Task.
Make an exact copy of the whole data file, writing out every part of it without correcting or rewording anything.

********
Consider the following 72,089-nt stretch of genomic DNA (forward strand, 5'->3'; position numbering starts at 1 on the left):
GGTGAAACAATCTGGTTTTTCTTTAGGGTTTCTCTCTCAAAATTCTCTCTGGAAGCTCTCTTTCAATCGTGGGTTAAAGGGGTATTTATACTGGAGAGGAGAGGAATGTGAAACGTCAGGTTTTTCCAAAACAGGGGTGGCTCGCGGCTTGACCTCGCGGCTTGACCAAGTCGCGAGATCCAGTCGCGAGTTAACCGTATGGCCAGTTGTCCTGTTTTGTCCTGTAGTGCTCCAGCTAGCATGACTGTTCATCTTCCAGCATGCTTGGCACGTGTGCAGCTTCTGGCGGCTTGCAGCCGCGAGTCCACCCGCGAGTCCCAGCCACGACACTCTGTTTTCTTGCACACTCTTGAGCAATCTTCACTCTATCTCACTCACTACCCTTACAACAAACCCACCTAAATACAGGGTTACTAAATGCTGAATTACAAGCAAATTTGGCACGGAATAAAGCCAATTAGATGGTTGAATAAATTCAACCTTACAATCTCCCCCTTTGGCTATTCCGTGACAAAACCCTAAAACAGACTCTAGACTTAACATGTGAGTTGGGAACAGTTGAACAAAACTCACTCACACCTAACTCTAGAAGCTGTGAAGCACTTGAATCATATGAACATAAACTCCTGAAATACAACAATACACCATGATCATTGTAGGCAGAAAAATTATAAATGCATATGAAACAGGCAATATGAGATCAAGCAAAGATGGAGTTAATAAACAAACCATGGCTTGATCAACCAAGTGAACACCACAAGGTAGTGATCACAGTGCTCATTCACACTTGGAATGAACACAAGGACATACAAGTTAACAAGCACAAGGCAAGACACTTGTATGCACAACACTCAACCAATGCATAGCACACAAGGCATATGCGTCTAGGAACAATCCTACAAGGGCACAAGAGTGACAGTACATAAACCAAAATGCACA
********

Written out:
Consider the following 72,089-nt stretch of genomic DNA (forward strand, 5'->3'; position numbering starts at 1 on the left):
GGTGAAACAATCTGGTTTTTCTTTAGGGTTTCTCTCTCAAAATTCTCTCTGGAAGCTCTCTTTCAATCGTGGGTTAAAGGGGTATTTATACTGGAGAGGAGAGGAATGTGAAACGTCAGGTTTTTCCAAAACAGGGGTGGCTCGCGGCTTGACCTCGCGGCTTGACCAAGTCGCGAGATCCAGTCGCGAGTTAACCGTATGGCCAGTTGTCCTGTTTTGTCCTGTAGTGCTCCAGCTAGCATGACTGTTCATCTTCCAGCATGCTTGGCACGTGTGCAGCTTCTGGCGGCTTGCAGCCGCGAGTCCACCCGCGAGTCCCAGCCACGACACTCTGTTTTCTTGCACACTCTTGAGCAATCTTCACTCTATCTCACTCACTACCCTTACAACAAACCCACCTAAATACAGGGTTACTAAATGCTGAATTACAAGCAAATTTGGCACGGAATAAAGCCAATTAGATGGTTGAATAAATTCAACCTTACAATCTCCCCCTTTGGCTATTCCGTGACAAAACCCTAAAACAGACTCTAGACTTAACATGTGAGTTGGGAACAGTTGAACAAAACTCACTCACACCTAACTCTAGAAGCTGTGAAGCACTTGAATCATATGAACATAAACTCCTGAAATACAACAATACACCATGATCATTGTAGGCAGAAAAATTATAAATGCATATGAAACAGGCAATATGAGATCAAGCAAAGATGGAGTTAATAAACAAACCATGGCTTGATCAACCAAGTGAACACCACAAGGTAGTGATCACAGTGCTCATTCACACTTGGAATGAACACAAGGACATACAAGTTAACAAGCACAAGGCAAGACACTTGTATGCACAACACTCAACCAATGCATAGCACACAAGGCATATGCGTCTAGGAACAATCCTACAAGGGCACAAGAGTGACAGTACATAAACCAAAATGCACA